At the age of 26, it’s hard to come to terms with the reality that my mom is dying. But facing Stage IV lung cancer, doctors say we probably have no more than a few months left together.
Each day I go through the emotions you’d expect: sadness, pain, anger, then back to sadness again.
But mom doesn’t let me stay down for long. Every day, she pushes me to make the best of our limited time together. Sharing a laugh, cooking a meal, reminiscing about childhood memories.
Given the circumstances, we're making the best of it. I took a leave from my job so that I can help her around the house. And for the past seven months, I’ve taken her to every chemotherapy treatment.
But then on Monday, January 20, something happened that even my mom can’t make the best of.
It was the night before she was scheduled to receive her chemo treatment, and we were notified by her hospital, the University of Michigan Health System (UMHS), that her health insurer, Total Health Care, would no longer allow her to receive treatment at their hospital.
After being misdiagnosed at another hospital, all my mom wants right now is quality health care from doctors she knows and trusts at the hospital she has been going to for months.
It's been the only place she feels comfortable going to in these final weeks. The warmth and compassion from the doctors and staff have formed a bridge of trust that we haven't felt anywhere else.
Upon getting this news, my mom and I felt our already broken hearts break even further. Like we had been kicked when we were already on the ground. And as is usually the case, after the initial shock came confusion, and then anger.
The explanation from UMHS went a little something like this: Total Health Care would no longer pay for her treatment at the hospital, and she would have to be rerouted in-network.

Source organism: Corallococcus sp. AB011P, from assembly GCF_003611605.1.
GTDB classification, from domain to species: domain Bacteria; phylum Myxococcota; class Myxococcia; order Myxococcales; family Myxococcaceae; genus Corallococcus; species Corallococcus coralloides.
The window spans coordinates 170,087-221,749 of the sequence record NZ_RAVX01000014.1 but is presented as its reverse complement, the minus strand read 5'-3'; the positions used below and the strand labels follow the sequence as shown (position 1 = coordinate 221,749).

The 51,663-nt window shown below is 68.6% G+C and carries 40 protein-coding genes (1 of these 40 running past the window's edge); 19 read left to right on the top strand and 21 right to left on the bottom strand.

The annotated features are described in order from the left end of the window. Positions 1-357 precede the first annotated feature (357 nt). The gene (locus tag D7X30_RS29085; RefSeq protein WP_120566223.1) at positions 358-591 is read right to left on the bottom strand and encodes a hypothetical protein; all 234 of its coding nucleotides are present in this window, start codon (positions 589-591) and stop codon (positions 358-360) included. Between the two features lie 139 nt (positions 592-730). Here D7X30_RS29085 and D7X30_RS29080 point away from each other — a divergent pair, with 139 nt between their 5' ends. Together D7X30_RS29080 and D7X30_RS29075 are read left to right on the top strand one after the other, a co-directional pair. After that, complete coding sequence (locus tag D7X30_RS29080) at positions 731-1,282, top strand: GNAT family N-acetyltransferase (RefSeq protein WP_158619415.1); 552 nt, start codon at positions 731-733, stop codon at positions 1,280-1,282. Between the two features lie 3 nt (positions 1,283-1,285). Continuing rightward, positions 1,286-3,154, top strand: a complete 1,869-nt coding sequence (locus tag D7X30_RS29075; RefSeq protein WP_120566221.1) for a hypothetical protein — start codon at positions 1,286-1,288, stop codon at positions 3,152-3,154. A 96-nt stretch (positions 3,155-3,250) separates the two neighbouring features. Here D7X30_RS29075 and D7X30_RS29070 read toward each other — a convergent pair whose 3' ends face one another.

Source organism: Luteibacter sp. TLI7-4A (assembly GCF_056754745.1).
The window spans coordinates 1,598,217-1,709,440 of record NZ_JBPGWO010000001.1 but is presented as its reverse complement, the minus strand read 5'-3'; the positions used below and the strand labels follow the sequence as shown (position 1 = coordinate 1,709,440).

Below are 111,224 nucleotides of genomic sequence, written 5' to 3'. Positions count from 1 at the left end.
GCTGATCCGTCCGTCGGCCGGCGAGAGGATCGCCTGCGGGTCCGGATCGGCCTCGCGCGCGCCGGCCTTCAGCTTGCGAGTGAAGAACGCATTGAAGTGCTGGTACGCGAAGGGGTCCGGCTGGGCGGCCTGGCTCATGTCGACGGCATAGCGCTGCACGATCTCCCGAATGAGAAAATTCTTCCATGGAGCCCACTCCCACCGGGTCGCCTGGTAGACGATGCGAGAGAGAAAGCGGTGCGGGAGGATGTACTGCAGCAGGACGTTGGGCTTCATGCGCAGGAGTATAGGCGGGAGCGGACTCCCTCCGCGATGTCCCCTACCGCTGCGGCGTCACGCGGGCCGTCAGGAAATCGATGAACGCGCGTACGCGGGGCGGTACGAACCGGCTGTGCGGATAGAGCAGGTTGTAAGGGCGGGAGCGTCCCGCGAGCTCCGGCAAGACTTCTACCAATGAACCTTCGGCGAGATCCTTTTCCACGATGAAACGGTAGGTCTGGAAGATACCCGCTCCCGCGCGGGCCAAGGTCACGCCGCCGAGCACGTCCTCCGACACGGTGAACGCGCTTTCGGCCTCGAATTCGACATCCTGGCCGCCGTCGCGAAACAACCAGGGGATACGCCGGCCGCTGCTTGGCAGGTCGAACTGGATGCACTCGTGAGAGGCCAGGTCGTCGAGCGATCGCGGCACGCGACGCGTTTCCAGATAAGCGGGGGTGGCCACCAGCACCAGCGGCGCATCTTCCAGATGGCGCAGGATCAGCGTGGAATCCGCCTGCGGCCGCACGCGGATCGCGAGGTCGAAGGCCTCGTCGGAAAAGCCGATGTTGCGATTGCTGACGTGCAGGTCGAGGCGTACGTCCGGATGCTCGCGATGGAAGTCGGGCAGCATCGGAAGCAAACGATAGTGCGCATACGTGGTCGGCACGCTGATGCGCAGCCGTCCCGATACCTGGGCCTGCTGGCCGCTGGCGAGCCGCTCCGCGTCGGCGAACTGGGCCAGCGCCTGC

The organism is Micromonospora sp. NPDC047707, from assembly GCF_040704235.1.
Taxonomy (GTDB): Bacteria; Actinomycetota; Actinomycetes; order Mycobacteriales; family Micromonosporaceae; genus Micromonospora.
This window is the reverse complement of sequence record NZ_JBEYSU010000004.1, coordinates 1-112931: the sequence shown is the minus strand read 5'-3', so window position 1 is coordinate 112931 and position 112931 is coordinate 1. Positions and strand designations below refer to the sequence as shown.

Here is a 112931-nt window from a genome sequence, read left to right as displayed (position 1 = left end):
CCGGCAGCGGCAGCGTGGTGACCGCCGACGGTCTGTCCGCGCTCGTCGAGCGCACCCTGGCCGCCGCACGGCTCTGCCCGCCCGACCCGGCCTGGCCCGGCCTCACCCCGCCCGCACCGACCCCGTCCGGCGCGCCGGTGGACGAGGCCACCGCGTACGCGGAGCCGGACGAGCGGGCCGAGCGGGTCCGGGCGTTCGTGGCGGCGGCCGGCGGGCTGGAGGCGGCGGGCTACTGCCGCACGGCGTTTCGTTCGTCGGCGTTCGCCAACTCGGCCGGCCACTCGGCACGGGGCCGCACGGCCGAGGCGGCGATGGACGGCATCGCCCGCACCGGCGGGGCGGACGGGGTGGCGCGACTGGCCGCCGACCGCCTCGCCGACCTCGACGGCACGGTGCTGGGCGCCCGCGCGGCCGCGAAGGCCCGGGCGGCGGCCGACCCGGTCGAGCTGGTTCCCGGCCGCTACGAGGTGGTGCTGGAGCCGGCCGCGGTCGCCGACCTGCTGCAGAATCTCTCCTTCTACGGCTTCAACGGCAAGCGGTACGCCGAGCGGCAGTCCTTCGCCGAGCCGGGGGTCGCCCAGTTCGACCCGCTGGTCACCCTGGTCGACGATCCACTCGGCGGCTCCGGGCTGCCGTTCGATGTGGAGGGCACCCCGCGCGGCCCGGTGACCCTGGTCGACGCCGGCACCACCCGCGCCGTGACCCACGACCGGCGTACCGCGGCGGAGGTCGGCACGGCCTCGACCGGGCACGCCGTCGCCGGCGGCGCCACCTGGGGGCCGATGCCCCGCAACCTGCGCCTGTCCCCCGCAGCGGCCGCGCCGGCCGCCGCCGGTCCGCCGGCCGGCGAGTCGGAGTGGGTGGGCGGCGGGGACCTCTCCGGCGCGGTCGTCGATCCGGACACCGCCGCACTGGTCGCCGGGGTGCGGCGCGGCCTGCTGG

Total Health Care had been paying for her treatment at UMHS up until this point, so why the sudden change? Your guess is as good as ours.
After spending many hours on the phone trying to get answers, I realized that I was getting nowhere. That’s when I decided to start my Change.org petition. Within a day it garnered 3,000 signatures.
A few days later, it had more than 30,000 signatures. Now, three weeks into the campaign, more than 185,000 people have signed my petition at Change.org/KarenNeedsHelp, encouraging Total Health Care to give authorization for continued coverage at the same hospital that my mother has been going to already.
This bizarre, frustrating situation has my mother, a Stage IV lung cancer patient covered by Medicaid, in the center of a bureaucratic mess.
To say the decision to suddenly refuse coverage for treatment at UMHS has been disruptive would be an understatement. Her treatment was delayed by nine days. That’s nine full days that the cancer went untouched as a result of this situation.
Also, this unnecessary burden has caused enormous stress on my already sick mom. But perhaps worst of all, the hours spent on the phone has taken away from the limited time we have left to spend with each other.
Total Health Care’s tagline is “we’re totally there for you,” and yet they refuse to authorize the care my mom so desperately needs.
It's a sad state of affairs when patients and their families are forced to publicly fight insurance companies just to get the treatment the patient deserves.
This all can be resolved if the hospital and insurance company work together to help my mom, the patient, get the authorization she needs.
My mother shouldn't be spending her final days worrying about health care coverage when both the insurance company and the hospital have the ability to fix this problem now.
Hasn’t she suffered enough?
John Oberg grew up in Michigan before earning a degree in Nonprofit Leadership & Management at Arizona State University. He is currently on extended leave from his job as an outreach coordinator for the organization Vegan Outreach.